Welcome to End It Now?, a narrative advice column. In each installment, Alissa Nutting and Dean Bakopoulos will address a question from a reader who is thinking about quitting something: a relationship, a job, a habit, a project. Dean and Alissa will respond with stories from their lives and the lives of others, and then deliver a verdict: Should the letter-writer end it now, or not so much, and why?
Dear Alissa and Dean,
I’m a book publicist who loves books but hates being a publicist. I’ve been at my job for several years and think about quitting every day. The problem is, I think I’m pretty good at my job. Also, I really like my coworkers; I like my schedule; I like my job security. But although we publish a good book here and there, we also put out a lot of trash, and every time I have to send a pleading email to a respected journalist, I die a little bit inside.
In a perfect world, I’d quit my job to write. But I’m pretty sure that’s what everyone would do in a perfect world.
The way I see it, I have two options: stay and accept my fate of forever sending emails nine to five, or quit and face the frightening unknown of starting over. What do I do?
A Publicist in Distress
DEAN: I once knew an elderly woman, notoriously cheap, who would occasionally ask me to help her out with small household tasks. Sometimes, she would ask me to look at a malfunctioning appliance, such as a coffee maker or a television, to see if I could fix it for her. I am a helpful sort of guy, but not particularly handy, and I never could fix anything for her. And so I always offered to dispose of the broken item, and head over to Target and buy her a new one.
“Oh no,” she’d say. “Let it rest for a week or so. It’ll get better.”
To my knowledge, no toaster or microwave ever healed on its own.
This is one reason we write this column—in the past, both of us have stayed with, lo, even clung to, situations that were broken. Sometimes, we would let them rest. But when we came back to look at whatever was on the fritz, the damage was still done, the malfunction as clear as ever.
The reality is, if you are at a job where you find yourself “dying inside” on a daily basis (even if it’s just a tiny amount of death), you need to do something. Obviously, you could throw the job in the trash and head out in search of a new one, though maybe that’s a bit too rash for anyone who depends on a monthly paycheck, as we always have.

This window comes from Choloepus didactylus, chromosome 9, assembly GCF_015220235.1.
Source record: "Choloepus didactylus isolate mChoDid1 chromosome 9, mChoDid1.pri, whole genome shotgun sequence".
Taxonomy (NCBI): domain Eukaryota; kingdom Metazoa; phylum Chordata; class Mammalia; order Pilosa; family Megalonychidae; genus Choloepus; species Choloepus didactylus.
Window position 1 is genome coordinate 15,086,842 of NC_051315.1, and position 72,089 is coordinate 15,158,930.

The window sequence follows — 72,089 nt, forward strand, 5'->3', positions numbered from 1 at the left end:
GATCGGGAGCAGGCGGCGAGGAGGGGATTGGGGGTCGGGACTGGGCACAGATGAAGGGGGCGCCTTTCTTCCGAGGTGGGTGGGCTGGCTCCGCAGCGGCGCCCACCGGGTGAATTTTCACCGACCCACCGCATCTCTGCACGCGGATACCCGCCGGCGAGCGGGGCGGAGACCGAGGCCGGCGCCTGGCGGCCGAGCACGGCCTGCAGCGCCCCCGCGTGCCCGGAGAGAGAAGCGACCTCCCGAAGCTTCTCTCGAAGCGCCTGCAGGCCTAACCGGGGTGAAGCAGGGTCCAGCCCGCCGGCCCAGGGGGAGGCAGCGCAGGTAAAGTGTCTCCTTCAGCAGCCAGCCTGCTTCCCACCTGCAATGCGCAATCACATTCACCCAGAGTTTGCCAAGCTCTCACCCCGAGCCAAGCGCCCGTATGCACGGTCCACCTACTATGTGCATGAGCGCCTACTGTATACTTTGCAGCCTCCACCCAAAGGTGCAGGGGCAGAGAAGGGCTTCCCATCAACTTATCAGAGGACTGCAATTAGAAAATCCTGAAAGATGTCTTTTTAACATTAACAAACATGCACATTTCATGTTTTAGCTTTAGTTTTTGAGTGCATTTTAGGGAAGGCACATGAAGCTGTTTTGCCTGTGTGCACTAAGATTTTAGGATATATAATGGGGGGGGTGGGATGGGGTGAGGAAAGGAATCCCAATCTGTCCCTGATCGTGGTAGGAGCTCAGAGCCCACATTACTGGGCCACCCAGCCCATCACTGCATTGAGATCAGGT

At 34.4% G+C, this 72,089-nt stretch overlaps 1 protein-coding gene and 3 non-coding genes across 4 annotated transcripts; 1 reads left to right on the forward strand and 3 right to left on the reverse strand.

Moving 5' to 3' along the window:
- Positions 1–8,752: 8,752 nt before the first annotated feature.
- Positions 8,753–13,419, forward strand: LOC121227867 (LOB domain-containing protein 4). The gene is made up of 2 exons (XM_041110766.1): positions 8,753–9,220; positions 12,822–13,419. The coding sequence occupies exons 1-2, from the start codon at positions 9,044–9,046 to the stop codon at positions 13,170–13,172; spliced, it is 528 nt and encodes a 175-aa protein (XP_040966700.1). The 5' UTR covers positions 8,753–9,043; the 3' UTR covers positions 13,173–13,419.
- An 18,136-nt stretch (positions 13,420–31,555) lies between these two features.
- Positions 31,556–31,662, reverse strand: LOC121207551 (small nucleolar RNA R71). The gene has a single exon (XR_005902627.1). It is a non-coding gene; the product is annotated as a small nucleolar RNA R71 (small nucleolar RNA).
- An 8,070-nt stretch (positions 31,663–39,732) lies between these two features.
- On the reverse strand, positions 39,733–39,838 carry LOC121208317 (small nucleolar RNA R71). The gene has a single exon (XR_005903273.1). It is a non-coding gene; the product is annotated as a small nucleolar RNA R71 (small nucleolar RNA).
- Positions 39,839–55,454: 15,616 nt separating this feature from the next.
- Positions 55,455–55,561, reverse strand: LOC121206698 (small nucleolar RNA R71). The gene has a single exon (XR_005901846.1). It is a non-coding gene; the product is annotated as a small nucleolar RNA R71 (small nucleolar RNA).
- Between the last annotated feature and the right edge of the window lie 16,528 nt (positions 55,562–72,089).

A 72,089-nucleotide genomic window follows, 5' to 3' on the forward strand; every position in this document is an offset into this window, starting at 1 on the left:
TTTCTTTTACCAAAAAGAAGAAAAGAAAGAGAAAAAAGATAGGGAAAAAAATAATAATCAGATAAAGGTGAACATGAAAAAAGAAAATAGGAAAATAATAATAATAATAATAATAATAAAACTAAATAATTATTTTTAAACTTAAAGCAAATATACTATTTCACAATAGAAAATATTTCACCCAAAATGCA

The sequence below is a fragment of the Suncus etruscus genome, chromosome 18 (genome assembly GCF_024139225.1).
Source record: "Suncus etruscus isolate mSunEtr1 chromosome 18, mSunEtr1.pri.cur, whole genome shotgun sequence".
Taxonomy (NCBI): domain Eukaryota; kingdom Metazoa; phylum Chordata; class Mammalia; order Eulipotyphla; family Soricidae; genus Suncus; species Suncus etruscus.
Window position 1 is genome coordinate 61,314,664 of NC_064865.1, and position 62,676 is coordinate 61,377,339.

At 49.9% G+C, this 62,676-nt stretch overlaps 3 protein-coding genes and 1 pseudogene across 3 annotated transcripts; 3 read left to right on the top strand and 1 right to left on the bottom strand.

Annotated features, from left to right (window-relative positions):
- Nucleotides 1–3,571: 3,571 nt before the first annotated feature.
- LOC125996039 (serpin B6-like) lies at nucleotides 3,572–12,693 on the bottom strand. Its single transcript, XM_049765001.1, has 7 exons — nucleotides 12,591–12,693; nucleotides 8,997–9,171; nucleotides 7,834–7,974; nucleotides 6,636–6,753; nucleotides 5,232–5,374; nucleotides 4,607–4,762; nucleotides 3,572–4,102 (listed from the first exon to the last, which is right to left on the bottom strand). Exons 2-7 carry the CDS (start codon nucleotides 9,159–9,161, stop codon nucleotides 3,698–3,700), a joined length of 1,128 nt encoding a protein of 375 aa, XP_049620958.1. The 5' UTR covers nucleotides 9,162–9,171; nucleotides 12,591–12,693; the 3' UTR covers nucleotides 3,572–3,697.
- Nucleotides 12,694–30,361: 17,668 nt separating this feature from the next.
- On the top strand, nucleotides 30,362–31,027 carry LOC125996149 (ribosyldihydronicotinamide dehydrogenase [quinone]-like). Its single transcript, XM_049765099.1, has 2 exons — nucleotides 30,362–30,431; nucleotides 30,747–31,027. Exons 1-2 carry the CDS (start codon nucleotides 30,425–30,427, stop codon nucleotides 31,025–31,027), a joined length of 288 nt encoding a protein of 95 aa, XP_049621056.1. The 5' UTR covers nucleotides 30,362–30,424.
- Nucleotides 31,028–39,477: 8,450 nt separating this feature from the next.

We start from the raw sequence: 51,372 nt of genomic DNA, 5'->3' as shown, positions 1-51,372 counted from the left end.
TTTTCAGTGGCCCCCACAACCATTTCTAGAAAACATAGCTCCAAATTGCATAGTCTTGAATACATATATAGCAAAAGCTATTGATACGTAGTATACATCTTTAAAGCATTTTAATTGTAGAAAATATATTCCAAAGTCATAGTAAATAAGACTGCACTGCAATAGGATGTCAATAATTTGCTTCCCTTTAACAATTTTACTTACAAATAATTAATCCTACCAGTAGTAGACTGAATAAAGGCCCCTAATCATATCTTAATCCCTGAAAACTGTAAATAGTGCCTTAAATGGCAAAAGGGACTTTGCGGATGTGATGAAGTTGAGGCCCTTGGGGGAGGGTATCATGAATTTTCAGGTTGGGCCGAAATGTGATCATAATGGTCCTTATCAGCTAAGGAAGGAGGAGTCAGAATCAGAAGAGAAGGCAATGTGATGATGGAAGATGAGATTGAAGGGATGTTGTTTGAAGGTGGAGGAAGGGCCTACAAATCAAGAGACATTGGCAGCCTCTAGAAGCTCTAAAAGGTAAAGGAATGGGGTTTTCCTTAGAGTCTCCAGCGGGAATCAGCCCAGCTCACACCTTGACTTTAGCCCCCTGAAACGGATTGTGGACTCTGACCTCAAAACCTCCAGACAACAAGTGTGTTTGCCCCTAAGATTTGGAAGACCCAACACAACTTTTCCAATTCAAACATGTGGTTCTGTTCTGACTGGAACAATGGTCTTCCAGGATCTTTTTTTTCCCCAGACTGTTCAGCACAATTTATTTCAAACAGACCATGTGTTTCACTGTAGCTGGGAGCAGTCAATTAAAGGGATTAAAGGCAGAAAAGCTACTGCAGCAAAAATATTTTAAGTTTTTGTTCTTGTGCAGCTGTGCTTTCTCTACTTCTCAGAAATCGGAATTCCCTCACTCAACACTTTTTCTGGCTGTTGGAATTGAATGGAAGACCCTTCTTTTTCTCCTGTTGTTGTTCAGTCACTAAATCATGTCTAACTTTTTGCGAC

ALISSA: How much does your current job tap into your own writing energy? There’s “hanger” that comes from the specific ire of not having eaten, and I wonder what term we might coin for the feeling of needing to write but not being able to. “Wanger” sounds too pornographic. “Wrage”? “Wrirritability?”
If you’re in the way of my writing when I am in a certain zone, I’m gonna do you wrong. It doesn’t matter who you are nor how much I love you. And when you’re having to put your own writing on hold, publishing-industry and book-related jobs can sometimes feel particularly sadistic.
DEAN: For six years after college, I had two dream jobs: I worked as the head buyer for a large independent bookstore in the Midwest and later served as founding director of a major literary festival. Both jobs felt incredibly literary—I curated a selection for a progressive, brainy store in a cool college town, I hosted a number of events with bestselling and award-winning authors, and I read constantly, lending my endorsements to my favorite new books each season and building lasting relationships in the publishing industry. My supervisors were supportive, my colleagues were cool, and my schedule was fairly perfect. And yet.
Back home, I had this novel I wanted to write. And I knew that as much as I loved other people’s books, I didn’t want to promote them anymore. In short, after too many days at my desk, feeling like I was dying inside, I resigned in order to focus on my own work. (In exchange for a stipend, free tuition, and health insurance, I enrolled in the MFA program down the street at UW-Madison.)